Michael Bay May or May Not Be Sorry for ‘Armageddon’
'Armageddon,' 1998 (Photo: Walt Disney Studios)
"Pain & Gain" director Michael Bay raised a few eyebrows yesterday when he dogged his own film.
"I will apologize for 'Armageddon,' because we had to do the whole movie in 16 weeks," Bay told The Miami Herald. (Though Bay has since eaten his words, writing a response on his website, claiming his statements were "twisted.") "It was a massive undertaking. That was not fair to the movie. I would redo the entire third act if I could," the Herald quoted him as saying.
Bay went on to describe the film's troubled post-production process, during which he turned to the King of the World himself for advice.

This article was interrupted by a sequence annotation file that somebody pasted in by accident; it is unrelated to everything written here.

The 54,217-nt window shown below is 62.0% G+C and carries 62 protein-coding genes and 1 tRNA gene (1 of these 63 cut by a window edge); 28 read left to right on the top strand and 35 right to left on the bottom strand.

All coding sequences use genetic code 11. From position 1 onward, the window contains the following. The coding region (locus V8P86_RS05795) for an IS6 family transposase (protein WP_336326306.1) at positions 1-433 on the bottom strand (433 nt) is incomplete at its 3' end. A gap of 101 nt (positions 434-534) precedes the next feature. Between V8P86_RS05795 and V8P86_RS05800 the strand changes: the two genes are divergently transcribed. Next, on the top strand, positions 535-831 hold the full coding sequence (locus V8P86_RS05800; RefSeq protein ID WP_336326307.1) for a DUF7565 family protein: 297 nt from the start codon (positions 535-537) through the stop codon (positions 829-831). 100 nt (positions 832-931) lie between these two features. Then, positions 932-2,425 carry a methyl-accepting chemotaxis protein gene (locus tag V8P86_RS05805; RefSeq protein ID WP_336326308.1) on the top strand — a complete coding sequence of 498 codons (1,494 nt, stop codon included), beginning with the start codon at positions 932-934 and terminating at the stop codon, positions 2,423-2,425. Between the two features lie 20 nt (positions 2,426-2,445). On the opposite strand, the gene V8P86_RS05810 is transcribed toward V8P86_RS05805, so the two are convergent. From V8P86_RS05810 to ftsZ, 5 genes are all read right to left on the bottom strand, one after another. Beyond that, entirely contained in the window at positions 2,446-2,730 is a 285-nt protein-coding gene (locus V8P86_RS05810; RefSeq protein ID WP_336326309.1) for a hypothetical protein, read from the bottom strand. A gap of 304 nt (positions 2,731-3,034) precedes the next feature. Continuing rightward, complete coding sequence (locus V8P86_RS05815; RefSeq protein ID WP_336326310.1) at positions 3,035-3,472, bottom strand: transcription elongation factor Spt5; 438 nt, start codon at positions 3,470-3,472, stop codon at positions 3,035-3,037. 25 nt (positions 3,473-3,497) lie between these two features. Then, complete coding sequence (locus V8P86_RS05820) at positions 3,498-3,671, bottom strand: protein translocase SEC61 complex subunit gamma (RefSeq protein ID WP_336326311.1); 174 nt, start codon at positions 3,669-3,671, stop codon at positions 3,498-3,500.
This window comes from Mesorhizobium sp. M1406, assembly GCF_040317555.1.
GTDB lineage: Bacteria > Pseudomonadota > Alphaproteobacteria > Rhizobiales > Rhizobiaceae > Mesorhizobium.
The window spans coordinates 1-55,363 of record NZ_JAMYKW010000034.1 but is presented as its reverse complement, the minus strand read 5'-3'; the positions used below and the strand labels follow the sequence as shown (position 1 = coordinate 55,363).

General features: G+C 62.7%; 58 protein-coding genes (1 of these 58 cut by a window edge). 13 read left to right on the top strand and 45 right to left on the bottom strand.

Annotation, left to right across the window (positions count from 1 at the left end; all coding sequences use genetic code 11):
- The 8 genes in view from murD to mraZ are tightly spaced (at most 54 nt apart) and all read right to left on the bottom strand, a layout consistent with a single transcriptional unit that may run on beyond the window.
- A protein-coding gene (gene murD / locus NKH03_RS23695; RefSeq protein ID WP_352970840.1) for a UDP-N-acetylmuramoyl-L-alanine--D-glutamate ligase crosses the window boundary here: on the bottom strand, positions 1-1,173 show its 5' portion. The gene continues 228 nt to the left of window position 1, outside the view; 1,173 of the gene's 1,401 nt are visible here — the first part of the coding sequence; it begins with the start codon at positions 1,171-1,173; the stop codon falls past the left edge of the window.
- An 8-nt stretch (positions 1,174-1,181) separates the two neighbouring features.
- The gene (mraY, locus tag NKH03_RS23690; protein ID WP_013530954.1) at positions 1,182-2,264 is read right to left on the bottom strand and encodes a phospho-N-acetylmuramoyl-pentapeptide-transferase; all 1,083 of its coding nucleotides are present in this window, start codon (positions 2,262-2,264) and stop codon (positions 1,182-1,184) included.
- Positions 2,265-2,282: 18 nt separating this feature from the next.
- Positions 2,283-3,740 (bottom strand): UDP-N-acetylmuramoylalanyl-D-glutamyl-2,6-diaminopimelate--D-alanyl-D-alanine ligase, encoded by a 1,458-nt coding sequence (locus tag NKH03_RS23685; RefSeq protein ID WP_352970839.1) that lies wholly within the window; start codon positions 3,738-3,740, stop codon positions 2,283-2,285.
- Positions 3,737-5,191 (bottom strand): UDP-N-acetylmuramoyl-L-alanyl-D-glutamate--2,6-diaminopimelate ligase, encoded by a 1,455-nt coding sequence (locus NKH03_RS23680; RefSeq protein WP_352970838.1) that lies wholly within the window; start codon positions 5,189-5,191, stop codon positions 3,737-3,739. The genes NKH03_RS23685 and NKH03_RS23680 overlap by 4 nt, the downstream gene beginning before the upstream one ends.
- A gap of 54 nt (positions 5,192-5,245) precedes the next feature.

"It was terrible. My visual effects supervisor had a nervous breakdown, so I had to be in charge of that," said Bay. "I called James Cameron and asked 'What do you do when you’re doing all the effects yourself?' But the movie did fine."
The movie did more than "fine." "Armageddon," which revolved around a group of oil drillers (led by Bruce Willis, natch) sent into outer space to blow a deadly asteroid en route to Earth to smithereens (to the soothing sounds of Aerosmith, at that), cost a pretty penny at $140 million but went on to earn more than $553 million worldwide. It was the event movie of the summer of 1998, smashing would-be competition like the similarly-themed "Deep Impact" and "Godzilla" underfoot.
Michael Bay in Las Vegas on April 15 (Photo: Getty Premium)
Michael Bay himself must have re-read that essay in the past 24 hours, as he's now come forth and claimed that his comments were taken out of context. In fact, he's now defending "Armageddon" -- the film and the experience -- with a new found gusto, posting the following statement on his own website: